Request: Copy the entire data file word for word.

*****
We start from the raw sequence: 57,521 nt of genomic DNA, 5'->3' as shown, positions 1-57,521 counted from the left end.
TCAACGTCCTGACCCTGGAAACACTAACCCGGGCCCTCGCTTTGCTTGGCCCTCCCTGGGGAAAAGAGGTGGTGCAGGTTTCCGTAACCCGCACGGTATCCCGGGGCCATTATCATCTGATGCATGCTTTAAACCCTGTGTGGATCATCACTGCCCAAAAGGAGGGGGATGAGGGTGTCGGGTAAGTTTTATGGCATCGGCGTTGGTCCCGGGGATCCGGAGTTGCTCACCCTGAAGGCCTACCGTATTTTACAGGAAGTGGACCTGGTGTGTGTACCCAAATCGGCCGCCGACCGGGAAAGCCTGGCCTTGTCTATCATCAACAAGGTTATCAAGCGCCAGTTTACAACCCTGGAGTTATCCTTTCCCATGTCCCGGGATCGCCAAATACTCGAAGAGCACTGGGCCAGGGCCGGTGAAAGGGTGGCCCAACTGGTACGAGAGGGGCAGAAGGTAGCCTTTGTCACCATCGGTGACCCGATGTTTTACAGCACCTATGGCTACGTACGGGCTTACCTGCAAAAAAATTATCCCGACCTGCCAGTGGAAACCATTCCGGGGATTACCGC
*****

We start from the raw sequence: 57,521 nt of genomic DNA, 5'->3' as shown, positions 1-57,521 counted from the left end.
TCAACGTCCTGACCCTGGAAACACTAACCCGGGCCCTCGCTTTGCTTGGCCCTCCCTGGGGAAAAGAGGTGGTGCAGGTTTCCGTAACCCGCACGGTATCCCGGGGCCATTATCATCTGATGCATGCTTTAAACCCTGTGTGGATCATCACTGCCCAAAAGGAGGGGGATGAGGGTGTCGGGTAAGTTTTATGGCATCGGCGTTGGTCCCGGGGATCCGGAGTTGCTCACCCTGAAGGCCTACCGTATTTTACAGGAAGTGGACCTGGTGTGTGTACCCAAATCGGCCGCCGACCGGGAAAGCCTGGCCTTGTCTATCATCAACAAGGTTATCAAGCGCCAGTTTACAACCCTGGAGTTATCCTTTCCCATGTCCCGGGATCGCCAAATACTCGAAGAGCACTGGGCCAGGGCCGGTGAAAGGGTGGCCCAACTGGTACGAGAGGGGCAGAAGGTAGCCTTTGTCACCATCGGTGACCCGATGTTTTACAGCACCTATGGCTACGTACGGGCTTACCTGCAAAAAAATTATCCCGACCTGCCAGTGGAAACCATTCCGGGGATTACCGC